Applied Psychology

The difference between empathy and sympathy (and how to to nurture both)

Jul 24, 2018

While sympathy focusses on feeling sorry for another and empathy on walking in another’s shoes, both are vital to our interpersonal connections.

Key takeaways

  • Despite being used interchangeably the terms empathy and sympathy have very different meanings.
  • Empathy is the idea of putting yourself in another person’s shoes.
  • Sympathy is feeling sorry for someone else’s misfortune.
  • Although we are born with an innate ability to sympathise and empathise these can be further developed using various techniques.

The Difference between empathy and sympathy and how to nurture both

The terms empathy and sympathy are often confused and used interchangeably. When compared however the terms have quite different meanings and their differences can be attributed to the emotional processes involved.  

The root of both empathy and sympathy lies in concern for another’s well-being. Perhaps the simplest way to explain empathy is the idea of putting yourself in another person’s shoes, which pays homage to the old idiom, ‘before you judge a man, walk a mile in his shoes.’ Empathy occurs when you, yourself wholeheartedly try to understand and feel another’s emotions as if they were your own. Sympathy, on the other hand, is feeling sorrow for someone else’s misfortune. You feel bad for someone based on their situation or circumstances. Sympathy is often full of platitudes and closely related to pity. For many, the term has negative connotations. The difference between the two terms may seem slight, but it equates to two very different forms of behaviour and feelings. Sympathy is often doing or saying what is expected, hence the endless supply of sympathy cards. Whereas empathy, on the other hand, follows the golden rule, ‘treat others as you would like to be treated.’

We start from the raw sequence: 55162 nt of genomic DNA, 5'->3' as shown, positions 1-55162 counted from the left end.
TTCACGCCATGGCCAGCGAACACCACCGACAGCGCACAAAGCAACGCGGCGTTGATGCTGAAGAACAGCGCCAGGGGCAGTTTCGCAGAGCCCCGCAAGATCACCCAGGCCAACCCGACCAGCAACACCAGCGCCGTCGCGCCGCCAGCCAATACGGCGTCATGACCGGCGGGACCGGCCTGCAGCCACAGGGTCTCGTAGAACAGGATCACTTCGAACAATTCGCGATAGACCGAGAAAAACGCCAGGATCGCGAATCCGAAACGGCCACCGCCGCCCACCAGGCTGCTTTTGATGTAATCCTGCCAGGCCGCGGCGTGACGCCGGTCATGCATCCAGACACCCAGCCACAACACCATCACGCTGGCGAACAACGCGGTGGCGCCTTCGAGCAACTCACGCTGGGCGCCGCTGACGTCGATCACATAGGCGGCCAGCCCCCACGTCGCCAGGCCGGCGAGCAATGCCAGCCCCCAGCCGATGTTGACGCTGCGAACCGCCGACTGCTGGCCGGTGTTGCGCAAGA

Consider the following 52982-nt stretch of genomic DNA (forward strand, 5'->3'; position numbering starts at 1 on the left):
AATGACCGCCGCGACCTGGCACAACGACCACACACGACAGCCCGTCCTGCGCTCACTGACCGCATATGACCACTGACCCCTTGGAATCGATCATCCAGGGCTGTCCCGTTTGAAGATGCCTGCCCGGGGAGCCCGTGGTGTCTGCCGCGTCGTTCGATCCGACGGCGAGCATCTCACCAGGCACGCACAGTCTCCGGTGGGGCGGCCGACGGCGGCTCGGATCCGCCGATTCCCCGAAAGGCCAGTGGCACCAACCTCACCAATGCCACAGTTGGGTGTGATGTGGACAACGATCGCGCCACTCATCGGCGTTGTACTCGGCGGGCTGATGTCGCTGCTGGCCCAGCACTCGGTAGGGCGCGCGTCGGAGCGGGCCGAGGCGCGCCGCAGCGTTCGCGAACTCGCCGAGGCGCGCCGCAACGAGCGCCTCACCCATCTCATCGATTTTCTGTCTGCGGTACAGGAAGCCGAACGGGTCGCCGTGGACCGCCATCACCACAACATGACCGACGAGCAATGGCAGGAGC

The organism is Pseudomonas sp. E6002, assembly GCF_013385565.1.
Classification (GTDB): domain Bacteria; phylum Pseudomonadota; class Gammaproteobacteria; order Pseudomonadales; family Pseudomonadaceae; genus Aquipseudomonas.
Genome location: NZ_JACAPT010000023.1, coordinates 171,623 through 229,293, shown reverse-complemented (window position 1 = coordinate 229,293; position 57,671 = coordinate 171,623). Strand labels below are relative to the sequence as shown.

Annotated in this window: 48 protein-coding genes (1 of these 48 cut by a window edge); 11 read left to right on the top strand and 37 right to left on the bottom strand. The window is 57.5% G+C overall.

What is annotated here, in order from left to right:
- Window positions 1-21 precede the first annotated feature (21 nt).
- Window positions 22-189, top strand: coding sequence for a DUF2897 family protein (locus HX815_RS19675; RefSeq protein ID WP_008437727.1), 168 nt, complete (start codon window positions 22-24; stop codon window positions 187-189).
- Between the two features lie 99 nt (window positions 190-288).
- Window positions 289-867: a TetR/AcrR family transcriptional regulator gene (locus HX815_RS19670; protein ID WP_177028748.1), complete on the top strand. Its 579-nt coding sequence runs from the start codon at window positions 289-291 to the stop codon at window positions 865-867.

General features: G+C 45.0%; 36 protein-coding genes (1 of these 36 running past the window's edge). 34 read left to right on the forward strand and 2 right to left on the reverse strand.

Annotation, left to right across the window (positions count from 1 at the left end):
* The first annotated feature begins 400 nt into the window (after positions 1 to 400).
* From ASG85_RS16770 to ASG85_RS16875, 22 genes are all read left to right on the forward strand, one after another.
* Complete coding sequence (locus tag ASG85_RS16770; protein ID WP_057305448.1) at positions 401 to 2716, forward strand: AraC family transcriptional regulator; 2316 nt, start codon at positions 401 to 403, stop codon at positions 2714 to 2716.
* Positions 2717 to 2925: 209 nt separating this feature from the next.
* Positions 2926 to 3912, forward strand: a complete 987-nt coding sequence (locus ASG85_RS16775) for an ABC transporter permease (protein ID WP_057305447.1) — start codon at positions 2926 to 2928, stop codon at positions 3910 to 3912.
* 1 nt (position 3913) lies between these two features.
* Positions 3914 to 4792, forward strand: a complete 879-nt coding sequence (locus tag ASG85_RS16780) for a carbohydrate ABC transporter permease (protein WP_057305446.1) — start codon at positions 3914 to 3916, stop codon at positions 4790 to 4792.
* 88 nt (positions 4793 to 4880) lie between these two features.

Both terms find their origin in the Greek word pathos, meaning suffering and feeling. Empathy is derived from the ancient Greek word empatheia being a combination of the prefix en and the word pathos meaning ‘in feeling’. Likewise, sympathy has its roots in the Greek word sympatheia, being the combination of the prefix sum, meaning together, and the word pathos. The literal translation of the term is ‘together feeling’ or ‘together suffering’.